Navigation Links
Could age of first period influence development of diseases in older women?

BOSTONA novel study shows that the age girls reach puberty is influenced by 'imprinted genes'a subset of genes whose activity differs depending on which parent contributes the gene. This is the first evidence that imprinted genes can control the rate of development after birth and details of this study were published today in the journal Nature.

Age of the first period, known as menarche, is a marker for the timing of puberty in females. Medical evidence shows that the onset of menses varies between girls, is an inherited trait, and is linked to breast cancer, diabetes and heart disease risks. "This research is the first step in understanding the genetics involved with the onset of puberty in girls," says Douglas P. Kiel, M.D., M.P.H., Director of the Musculoskeletal Research Center at Harvard Medical Schoolaffiliated Hebrew SeniorLife Institute for Aging Research (IFAR) in Boston, Mass. "By uncovering which genes influence menarche, we can then focus on its link to increased disease risks, such as osteoporosis or diabetes, in later life."

The findings come from an international study of more than 180,000 women involving scientists from 166 institutions around the globe. The researchers identified 123 genetic variations that were associated with the timing of when girls experienced their first menstrual cycle by analyzing the DNA of 182,416 women of European descent from 57 studies. Six of these variants were found to be clustered within imprinted regions of the genome.

The activity of imprinted genes differs depending on which parent the gene is inherited from some genes are only active when inherited from the mother, others are only active when inherited from the father. Both types of imprinted genes were identified as determining puberty timing in girls, indicating a possible biological conflict between the parents over their child's rate of development. Further evidence for the parental imbalance in inheritance patterns was obtained by analyzing the association between these imprinted genes and timing of puberty in a study of over 35,000 women in Iceland, for whom detailed information on their family trees were available.

David Karasik, Ph.D., an associate scientist with Hebrew SeniorLife IFAR who also was involved with the study adds, "The genetics involved in female reproductive maturation is complex. Our findings extend knowledge of genetic influences that could contribute to the development of age-related conditions including menopause and osteoporosis.


Contact: Jennifer Davis
Hebrew SeniorLife Institute for Aging Research

Related biology news :

1. Spinach could lead to alternative energy more powerful than Popeye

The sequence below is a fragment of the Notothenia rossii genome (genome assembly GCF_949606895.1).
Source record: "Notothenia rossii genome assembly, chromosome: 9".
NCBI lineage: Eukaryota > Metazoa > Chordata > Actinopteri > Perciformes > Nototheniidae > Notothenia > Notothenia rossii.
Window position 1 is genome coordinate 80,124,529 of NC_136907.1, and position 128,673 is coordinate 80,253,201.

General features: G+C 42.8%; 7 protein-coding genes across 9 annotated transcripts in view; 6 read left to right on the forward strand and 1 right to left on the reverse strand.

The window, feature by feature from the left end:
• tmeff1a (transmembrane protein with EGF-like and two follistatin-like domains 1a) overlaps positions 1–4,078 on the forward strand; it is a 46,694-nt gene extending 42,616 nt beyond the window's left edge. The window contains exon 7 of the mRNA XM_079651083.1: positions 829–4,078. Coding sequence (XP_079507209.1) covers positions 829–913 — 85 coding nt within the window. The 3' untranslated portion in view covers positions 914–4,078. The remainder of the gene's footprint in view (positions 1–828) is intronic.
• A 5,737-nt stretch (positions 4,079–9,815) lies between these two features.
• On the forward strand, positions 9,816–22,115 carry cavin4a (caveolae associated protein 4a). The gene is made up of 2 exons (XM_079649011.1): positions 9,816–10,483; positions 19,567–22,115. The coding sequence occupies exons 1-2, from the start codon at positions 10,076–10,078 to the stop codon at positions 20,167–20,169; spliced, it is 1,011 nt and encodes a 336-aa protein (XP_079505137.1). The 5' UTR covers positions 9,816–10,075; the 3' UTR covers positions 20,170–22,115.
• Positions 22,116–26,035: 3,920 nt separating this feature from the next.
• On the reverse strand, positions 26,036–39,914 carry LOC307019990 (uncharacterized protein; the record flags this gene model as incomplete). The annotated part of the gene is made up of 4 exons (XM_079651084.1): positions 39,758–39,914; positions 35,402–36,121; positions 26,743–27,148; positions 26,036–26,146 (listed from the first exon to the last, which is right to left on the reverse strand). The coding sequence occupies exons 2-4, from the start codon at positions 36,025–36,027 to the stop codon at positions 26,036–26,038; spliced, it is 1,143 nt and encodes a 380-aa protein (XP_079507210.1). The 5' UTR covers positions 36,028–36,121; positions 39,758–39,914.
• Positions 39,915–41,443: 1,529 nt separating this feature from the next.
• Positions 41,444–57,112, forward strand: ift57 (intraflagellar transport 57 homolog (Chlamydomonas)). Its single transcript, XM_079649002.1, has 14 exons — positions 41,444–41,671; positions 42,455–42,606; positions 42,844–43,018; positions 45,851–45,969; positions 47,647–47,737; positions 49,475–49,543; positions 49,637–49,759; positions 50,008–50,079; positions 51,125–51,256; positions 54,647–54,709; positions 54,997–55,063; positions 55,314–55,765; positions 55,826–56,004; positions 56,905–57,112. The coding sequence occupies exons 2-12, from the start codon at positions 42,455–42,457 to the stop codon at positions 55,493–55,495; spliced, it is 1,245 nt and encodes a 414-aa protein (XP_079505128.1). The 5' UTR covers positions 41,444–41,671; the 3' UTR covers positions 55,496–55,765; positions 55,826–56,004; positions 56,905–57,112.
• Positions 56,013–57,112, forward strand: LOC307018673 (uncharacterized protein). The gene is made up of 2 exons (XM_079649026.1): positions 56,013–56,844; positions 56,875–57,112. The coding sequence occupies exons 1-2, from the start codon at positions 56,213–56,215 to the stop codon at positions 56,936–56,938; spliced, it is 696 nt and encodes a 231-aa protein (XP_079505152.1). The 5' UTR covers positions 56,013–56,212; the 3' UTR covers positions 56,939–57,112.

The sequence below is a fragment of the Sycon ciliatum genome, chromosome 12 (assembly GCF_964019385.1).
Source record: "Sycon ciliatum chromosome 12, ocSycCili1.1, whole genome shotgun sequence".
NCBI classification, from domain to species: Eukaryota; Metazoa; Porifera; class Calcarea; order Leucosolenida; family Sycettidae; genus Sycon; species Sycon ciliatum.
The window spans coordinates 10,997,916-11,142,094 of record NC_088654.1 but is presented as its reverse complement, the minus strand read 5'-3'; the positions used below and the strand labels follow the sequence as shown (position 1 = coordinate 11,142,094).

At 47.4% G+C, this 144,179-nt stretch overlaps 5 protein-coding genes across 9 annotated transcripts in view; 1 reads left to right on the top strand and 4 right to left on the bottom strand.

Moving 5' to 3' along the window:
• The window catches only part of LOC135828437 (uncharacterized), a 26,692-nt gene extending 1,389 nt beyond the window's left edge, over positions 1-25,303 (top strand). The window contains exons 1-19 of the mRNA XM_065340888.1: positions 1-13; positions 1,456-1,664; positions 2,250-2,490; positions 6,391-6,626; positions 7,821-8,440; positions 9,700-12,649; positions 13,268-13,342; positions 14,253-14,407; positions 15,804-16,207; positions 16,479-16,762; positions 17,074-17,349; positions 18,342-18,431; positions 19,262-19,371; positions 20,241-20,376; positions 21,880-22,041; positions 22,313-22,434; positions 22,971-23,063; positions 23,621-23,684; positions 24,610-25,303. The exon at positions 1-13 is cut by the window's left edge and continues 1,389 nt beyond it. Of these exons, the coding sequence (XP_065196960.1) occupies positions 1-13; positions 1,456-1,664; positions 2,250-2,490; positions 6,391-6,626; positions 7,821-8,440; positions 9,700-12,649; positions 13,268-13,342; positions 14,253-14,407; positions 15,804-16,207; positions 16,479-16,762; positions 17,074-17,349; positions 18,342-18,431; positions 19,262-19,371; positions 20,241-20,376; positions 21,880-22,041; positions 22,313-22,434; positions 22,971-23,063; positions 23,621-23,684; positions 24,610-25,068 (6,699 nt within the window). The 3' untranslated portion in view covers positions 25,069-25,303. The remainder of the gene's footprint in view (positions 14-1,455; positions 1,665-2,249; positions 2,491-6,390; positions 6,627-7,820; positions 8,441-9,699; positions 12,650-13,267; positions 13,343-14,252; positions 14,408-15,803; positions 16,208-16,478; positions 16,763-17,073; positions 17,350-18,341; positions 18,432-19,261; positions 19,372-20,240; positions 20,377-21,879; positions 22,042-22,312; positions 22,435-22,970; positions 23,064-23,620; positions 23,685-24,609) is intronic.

2. Danish DNA could be key to happiness
3. Gene discovery could lead to better soybean varieties for Northern United States
4. UEA research reveals how cannabis compound could slow tumour growth
5. Feedback control could be key to robust conservation management
6. Scripps Florida scientists uncover new compounds that could affect circadian rhythm
7. Nanojuice could improve how doctors examine the gut
8. Could boosting brain cells appetites fight disease? New research shows promise
9. Noninvasive advanced image analysis could lead to better patient care
10. Bioelectronics could lead to a new class of medicine
11. Video games could provide venue for exploring sustainability concepts
Post Your Comments:
(Date:10/26/2015)... , October 26, 2015 /PRNewswire/ ... --> adds Biometrics ... to 2021 as well as Emerging ... research reports to its collection of ... . --> ...
(Date:10/23/2015)... DUBLIN , Oct. 23, 2015 Research ... of the "Global Voice Recognition Biometrics Market 2015-2019" ... --> --> The global voice recognition ... during 2014-2019. --> ... 2015-2019, has been prepared based on an in-depth market ...
(Date:10/22/2015)... SYNA ), a leading developer of human interface solutions, today ... --> --> Net revenue ... the comparable quarter last year to $470.0 million. Net income for ... per diluted share. --> --> ... grew 39 percent over the prior year period to $56.9 million, ...
Breaking Biology News(10 mins):
(Date:11/24/2015)... QUEBEC CITY , Nov. 24, 2015 /PRNewswire/ ... (the "Company") announced today that the remaining 11,000 ... Common Share Purchase Warrants (the "Series B Warrants") ... agreement were exercised on November 23, 2015, which ... Common Shares.  After giving effect to the issuance ...
(Date:11/24/2015)... ... November 24, 2015 , ... In harsh ... Insertion points for in-line sensors can represent a weak spot where leaking process ... series of retractable sensor housings , which are designed to tolerate extreme process ...
(Date:11/24/2015)... (PRWEB) , ... November 24, 2015 , ... ... customer, OrthoAccel® Technologies, Inc., on being named to Deloitte's 2015 Technology Fast 500 ... Texas facility, OrthoAccel manufactures AcceleDent®, a FDA-cleared, Class II medical device that speeds ...
(Date:11/24/2015)... LOS ANGELES , Nov. 24, 2015 ... a biotechnology company focused on the discovery, development and ... Marban , Ph.D., Chief Executive Officer, is scheduled to ... December 1, 2015 at 10:50 a.m. EST, at The ... York City . . ...
Breaking Biology Technology: